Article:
Some of the children with EBV-IM had accompanying liver function damage, which was mainly mild. In contrast, all organs could be affected in the children with EBV-HLH. The laboratory indexes at the initial diagnosis were compared between the two groups. The data indicate that the levels of alanine aminotransferase (ALT), aspartate aminotransferase (AST), lactate dehydrogenase (LDH), triglyceride (TG), serum ferritin (SF), and D-Dimer of EBV-HLH group were all significantly higher than those of EBV-IM group (Table 1).

Table 1 Biochemical comparison between EBV-IM group and EBV-HLH group

The absolute values of the CD3+, CD4+, CD8+, NK, CD3-CD19+ cell counts in EBV-HLH group were significantly lower than those in EBV-IM group. Additionally, the IgA and IgM levels in EBV-HLH group were also significantly lower than those in EBV-IM group. There was no significant difference between groups in the level of IgG (Table 2).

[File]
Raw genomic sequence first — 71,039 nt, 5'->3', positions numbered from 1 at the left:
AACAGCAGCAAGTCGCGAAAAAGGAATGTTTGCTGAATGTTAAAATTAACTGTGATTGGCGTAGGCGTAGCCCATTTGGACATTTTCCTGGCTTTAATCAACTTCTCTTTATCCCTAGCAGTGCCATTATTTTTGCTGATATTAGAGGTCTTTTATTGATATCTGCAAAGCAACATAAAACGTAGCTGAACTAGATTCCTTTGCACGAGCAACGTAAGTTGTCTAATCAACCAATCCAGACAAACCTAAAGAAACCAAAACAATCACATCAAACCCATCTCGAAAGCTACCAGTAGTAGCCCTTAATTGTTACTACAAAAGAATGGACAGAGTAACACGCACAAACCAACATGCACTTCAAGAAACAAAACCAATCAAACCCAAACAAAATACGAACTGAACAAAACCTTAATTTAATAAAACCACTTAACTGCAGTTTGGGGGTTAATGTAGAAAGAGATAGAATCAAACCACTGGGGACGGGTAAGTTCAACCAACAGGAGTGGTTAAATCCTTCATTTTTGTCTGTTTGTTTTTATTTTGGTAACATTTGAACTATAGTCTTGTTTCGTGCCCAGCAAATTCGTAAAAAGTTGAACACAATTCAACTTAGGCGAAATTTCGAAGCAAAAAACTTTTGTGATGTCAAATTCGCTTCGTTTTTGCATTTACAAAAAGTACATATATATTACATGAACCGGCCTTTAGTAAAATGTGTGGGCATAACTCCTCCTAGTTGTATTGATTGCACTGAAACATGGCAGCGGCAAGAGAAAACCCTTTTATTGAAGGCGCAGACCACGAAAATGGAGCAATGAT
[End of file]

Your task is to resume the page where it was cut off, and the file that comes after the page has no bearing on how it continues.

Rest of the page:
Table 2 Comparison of absolute count of peripheral blood lymphocytes and immunoglobulin levels between EBV-IM group and EBV-HLH group [M (P25, P75)]

The plasma EBV DNA load of EBV-HLH group was significantly higher than that of EBV-IM group (Table 3).

Table 3 Comparison of total blood and plasma EBV DNA load from peripheral blood between EBV-IM group and EBV-HLH group [M (P25, P75), copies/mL]

The plasma EBV DNA load was positively correlated with the levels of prothrombin time (PT), thrombin time (TT), a-hydroxybutyrate dehydrogenase (α-HBDH), AST, LDH, creatine kinase (CK), serum creatinine (Scr), blood urea nitrogen (BUN), uric acid (UA), TG, and C-reactive protein (CRP) in EBV-HLH group, and the plasma EBV DNA load was positively correlated with the level of D-Dimer in EBV-IM group (Table 4).